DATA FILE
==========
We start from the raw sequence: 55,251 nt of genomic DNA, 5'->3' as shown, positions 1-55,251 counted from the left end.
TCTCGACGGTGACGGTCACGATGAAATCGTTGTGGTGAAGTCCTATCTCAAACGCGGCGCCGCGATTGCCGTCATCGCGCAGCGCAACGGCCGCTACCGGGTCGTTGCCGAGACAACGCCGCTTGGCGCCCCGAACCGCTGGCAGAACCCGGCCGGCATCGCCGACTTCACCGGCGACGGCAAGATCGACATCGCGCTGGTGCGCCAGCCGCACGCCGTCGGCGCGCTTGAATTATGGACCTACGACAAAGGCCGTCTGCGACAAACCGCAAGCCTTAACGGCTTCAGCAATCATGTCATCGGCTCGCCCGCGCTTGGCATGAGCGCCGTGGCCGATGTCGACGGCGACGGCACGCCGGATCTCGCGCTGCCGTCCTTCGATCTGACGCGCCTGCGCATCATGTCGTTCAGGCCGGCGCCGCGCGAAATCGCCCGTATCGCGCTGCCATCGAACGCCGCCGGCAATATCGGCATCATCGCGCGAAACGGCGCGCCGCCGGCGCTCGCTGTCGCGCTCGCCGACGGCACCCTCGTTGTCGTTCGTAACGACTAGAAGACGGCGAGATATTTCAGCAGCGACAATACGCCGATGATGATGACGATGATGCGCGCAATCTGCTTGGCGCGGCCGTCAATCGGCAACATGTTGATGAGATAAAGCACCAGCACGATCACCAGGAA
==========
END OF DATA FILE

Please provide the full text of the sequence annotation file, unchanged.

We start from the raw sequence: 55,251 nt of genomic DNA, 5'->3' as shown, positions 1-55,251 counted from the left end.
TCTCGACGGTGACGGTCACGATGAAATCGTTGTGGTGAAGTCCTATCTCAAACGCGGCGCCGCGATTGCCGTCATCGCGCAGCGCAACGGCCGCTACCGGGTCGTTGCCGAGACAACGCCGCTTGGCGCCCCGAACCGCTGGCAGAACCCGGCCGGCATCGCCGACTTCACCGGCGACGGCAAGATCGACATCGCGCTGGTGCGCCAGCCGCACGCCGTCGGCGCGCTTGAATTATGGACCTACGACAAAGGCCGTCTGCGACAAACCGCAAGCCTTAACGGCTTCAGCAATCATGTCATCGGCTCGCCCGCGCTTGGCATGAGCGCCGTGGCCGATGTCGACGGCGACGGCACGCCGGATCTCGCGCTGCCGTCCTTCGATCTGACGCGCCTGCGCATCATGTCGTTCAGGCCGGCGCCGCGCGAAATCGCCCGTATCGCGCTGCCATCGAACGCCGCCGGCAATATCGGCATCATCGCGCGAAACGGCGCGCCGCCGGCGCTCGCTGTCGCGCTCGCCGACGGCACCCTCGTTGTCGTTCGTAACGACTAGAAGACGGCGAGATATTTCAGCAGCGACAATACGCCGATGATGATGACGATGATGCGCGCAATCTGCTTGGCGCGGCCGTCAATCGGCAACATGTTGATGAGATAAAGCACCAGCACGATCACCAGGAA